Fluid layouts provide an easier solution to designing for multiple screens which has been a difficult and time-consuming task. In this technique, percentages are used as relative measurements of width rather than fixed measurements. This allows your website more malleability and fluidity compared to layouts with fixed widths. Designers need not worry about type of device or its size or screen width, because the website through its design will adapt and react to the size of the device used to view a website.
The new Fluid Grid feature in Dreamweaver gives designers a visual way to control page layout for multiple screen sizes as well as automatically integrating cross-browser consistency through the use of HTML5 boilerplate and the respond.js library.
To get started, go to the top of the screen and choose File. You will see New, and New Fluid Layout in the menu.
Choose either option and you will see dialog box showing a grid layout for each of the screen sizes, of which there are 3.
Going from the left, the first grid layout is for smart phones, the next one is for tablets, the final one is for the good old desktop computer.
The grid for each device will be based on the number of columns (shown in pink stripes). You can change the number of columns for a device if you wish. You can also change the percentage width values so you fine tune how your website will react on different devices. You can also change the width between columns on the mobile layout.
Typically, the dialog box starts with the default values that work best with the majority of devices.
Once you are happy with you layouts, choose Create.
You will be asked where you wish to save your main CSS or style sheet document. You need to name it. You could call it “layout”, and you can save the document anywhere in your website, however most designers will save this in folder or directory specifically for style sheets.
This file will control all the layout styling.
Your webpage will open and you should save your page. During the save process, you will asked to save 2 dependant files: boilerplate.css and respond.min.js. More about these can be found online and are critical files for your website. Choose Copy and your page will be saved and the 2 dependant files will be saved in the root folder of your website.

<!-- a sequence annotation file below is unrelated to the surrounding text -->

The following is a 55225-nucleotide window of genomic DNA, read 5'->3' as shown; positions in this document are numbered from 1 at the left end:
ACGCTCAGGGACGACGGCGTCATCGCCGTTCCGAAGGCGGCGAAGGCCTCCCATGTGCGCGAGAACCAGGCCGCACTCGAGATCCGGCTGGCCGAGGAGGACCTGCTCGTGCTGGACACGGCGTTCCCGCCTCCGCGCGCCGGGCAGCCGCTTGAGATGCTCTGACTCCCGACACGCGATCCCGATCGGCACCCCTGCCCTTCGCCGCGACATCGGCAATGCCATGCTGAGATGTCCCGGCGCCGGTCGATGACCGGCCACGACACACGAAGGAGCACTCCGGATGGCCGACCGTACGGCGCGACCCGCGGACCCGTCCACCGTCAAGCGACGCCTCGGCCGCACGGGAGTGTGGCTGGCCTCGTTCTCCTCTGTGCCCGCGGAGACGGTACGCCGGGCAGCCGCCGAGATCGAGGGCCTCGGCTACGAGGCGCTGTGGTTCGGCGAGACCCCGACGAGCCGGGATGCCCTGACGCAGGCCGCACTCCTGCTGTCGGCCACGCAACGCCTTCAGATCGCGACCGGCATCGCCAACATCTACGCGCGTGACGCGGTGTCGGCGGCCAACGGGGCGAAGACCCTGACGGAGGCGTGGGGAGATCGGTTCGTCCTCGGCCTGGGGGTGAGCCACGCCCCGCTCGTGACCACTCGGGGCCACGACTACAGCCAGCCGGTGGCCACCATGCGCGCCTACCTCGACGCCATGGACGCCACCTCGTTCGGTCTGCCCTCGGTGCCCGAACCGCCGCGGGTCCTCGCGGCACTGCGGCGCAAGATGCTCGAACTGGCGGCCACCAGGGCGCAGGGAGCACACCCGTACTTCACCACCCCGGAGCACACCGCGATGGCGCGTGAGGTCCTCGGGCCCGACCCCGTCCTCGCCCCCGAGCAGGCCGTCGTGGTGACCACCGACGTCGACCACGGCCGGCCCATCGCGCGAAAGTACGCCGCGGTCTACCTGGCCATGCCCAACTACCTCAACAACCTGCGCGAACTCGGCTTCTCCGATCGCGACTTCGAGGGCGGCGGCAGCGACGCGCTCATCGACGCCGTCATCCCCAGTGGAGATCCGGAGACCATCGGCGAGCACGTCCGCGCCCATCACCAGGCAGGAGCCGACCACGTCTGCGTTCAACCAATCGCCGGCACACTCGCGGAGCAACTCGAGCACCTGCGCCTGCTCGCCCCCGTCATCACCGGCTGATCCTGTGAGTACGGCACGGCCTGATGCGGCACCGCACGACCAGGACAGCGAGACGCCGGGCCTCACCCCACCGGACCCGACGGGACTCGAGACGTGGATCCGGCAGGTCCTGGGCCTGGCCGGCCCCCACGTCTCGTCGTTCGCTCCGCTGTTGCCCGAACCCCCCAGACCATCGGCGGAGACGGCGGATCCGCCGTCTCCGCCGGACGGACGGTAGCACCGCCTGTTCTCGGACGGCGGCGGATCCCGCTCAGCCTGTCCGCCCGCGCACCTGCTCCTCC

You can specify another location for these files if you wish. Ensure that your page can find the files. Do this by checking the file location in your source code.
Creating your layout
What you now see is a visual layout in which you will create 3 layouts for your site: one for mobiles, one for tablets and finally one for desktops. If you look at the footer of your screen you will see three little icons that illustrate each device. Clicking on each will show your website as it would appear on the device.
To start using the fluid layouts you will need to insert what are called layout divs. These are essentially HTML 5 container s and you add you HTML5 content within them. You can even nest them, that is put a layout div inside an existing one.
You start with one of these already, called layout1. You can delete this, or rename it, what ever you wish.
When working in any div tag, you must have the one your working on selected.
To add more fluid div tags, depending on the view mode in Dreamweaver, you want the insert fluid grid layout div tag
Once you choose this, a dialog box will open and ask you to name it. Ideally all of these should have meaningful names according to how you are setting out your website.
There is a ticked box stating “start a new row”. This means will the content fill the entire space of the screen and further content will be on a new line. In most cases this will be yes, so leave the box as it is.